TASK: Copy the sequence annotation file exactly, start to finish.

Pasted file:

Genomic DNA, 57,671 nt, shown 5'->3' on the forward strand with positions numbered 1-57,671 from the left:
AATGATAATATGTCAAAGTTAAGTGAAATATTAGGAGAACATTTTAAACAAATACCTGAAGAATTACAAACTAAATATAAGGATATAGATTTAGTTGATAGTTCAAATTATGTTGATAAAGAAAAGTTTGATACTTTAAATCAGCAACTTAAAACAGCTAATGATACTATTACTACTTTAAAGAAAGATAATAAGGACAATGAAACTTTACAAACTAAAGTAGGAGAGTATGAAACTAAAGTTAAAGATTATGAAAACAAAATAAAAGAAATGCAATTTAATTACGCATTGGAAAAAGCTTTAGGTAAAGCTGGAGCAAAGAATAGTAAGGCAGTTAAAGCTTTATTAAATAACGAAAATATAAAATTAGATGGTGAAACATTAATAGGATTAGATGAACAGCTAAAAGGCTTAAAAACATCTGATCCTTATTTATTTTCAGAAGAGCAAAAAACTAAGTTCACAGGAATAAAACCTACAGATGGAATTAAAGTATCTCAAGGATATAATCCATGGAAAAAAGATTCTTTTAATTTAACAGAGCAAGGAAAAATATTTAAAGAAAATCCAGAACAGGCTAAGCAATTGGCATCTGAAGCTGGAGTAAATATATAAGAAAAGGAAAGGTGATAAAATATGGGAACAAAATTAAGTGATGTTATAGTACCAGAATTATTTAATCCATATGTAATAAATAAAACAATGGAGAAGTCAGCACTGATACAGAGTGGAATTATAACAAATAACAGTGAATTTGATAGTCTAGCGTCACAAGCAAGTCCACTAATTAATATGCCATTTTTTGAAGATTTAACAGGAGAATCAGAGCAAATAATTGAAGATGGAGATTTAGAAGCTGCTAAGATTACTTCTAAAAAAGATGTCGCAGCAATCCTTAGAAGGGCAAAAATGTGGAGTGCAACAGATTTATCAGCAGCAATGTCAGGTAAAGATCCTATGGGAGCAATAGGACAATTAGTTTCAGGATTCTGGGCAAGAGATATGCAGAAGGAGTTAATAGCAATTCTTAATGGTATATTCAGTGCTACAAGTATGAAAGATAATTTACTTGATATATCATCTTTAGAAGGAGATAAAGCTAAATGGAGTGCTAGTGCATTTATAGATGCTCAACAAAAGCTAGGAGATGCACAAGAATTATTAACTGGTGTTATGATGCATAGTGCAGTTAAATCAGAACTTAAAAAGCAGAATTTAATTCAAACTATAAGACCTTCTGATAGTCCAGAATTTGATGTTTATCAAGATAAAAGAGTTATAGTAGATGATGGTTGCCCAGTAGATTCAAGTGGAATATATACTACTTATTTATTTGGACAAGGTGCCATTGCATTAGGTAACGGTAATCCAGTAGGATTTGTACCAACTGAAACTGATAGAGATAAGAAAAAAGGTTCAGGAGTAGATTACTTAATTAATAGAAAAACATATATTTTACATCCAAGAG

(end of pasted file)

Genomic DNA, 57,671 nt, shown 5'->3' on the forward strand with positions numbered 1-57,671 from the left:
AATGATAATATGTCAAAGTTAAGTGAAATATTAGGAGAACATTTTAAACAAATACCTGAAGAATTACAAACTAAATATAAGGATATAGATTTAGTTGATAGTTCAAATTATGTTGATAAAGAAAAGTTTGATACTTTAAATCAGCAACTTAAAACAGCTAATGATACTATTACTACTTTAAAGAAAGATAATAAGGACAATGAAACTTTACAAACTAAAGTAGGAGAGTATGAAACTAAAGTTAAAGATTATGAAAACAAAATAAAAGAAATGCAATTTAATTACGCATTGGAAAAAGCTTTAGGTAAAGCTGGAGCAAAGAATAGTAAGGCAGTTAAAGCTTTATTAAATAACGAAAATATAAAATTAGATGGTGAAACATTAATAGGATTAGATGAACAGCTAAAAGGCTTAAAAACATCTGATCCTTATTTATTTTCAGAAGAGCAAAAAACTAAGTTCACAGGAATAAAACCTACAGATGGAATTAAAGTATCTCAAGGATATAATCCATGGAAAAAAGATTCTTTTAATTTAACAGAGCAAGGAAAAATATTTAAAGAAAATCCAGAACAGGCTAAGCAATTGGCATCTGAAGCTGGAGTAAATATATAAGAAAAGGAAAGGTGATAAAATATGGGAACAAAATTAAGTGATGTTATAGTACCAGAATTATTTAATCCATATGTAATAAATAAAACAATGGAGAAGTCAGCACTGATACAGAGTGGAATTATAACAAATAACAGTGAATTTGATAGTCTAGCGTCACAAGCAAGTCCACTAATTAATATGCCATTTTTTGAAGATTTAACAGGAGAATCAGAGCAAATAATTGAAGATGGAGATTTAGAAGCTGCTAAGATTACTTCTAAAAAAGATGTCGCAGCAATCCTTAGAAGGGCAAAAATGTGGAGTGCAACAGATTTATCAGCAGCAATGTCAGGTAAAGATCCTATGGGAGCAATAGGACAATTAGTTTCAGGATTCTGGGCAAGAGATATGCAGAAGGAGTTAATAGCAATTCTTAATGGTATATTCAGTGCTACAAGTATGAAAGATAATTTACTTGATATATCATCTTTAGAAGGAGATAAAGCTAAATGGAGTGCTAGTGCATTTATAGATGCTCAACAAAAGCTAGGAGATGCACAAGAATTATTAACTGGTGTTATGATGCATAGTGCAGTTAAATCAGAACTTAAAAAGCAGAATTTAATTCAAACTATAAGACCTTCTGATAGTCCAGAATTTGATGTTTATCAAGATAAAAGAGTTATAGTAGATGATGGTTGCCCAGTAGATTCAAGTGGAATATATACTACTTATTTATTTGGACAAGGTGCCATTGCATTAGGTAACGGTAATCCAGTAGGATTTGTACCAACTGAAACTGATAGAGATAAGAAAAAAGGTTCAGGAGTAGATTACTTAATTAATAGAAAAACATATATTTTACATCCAAGAG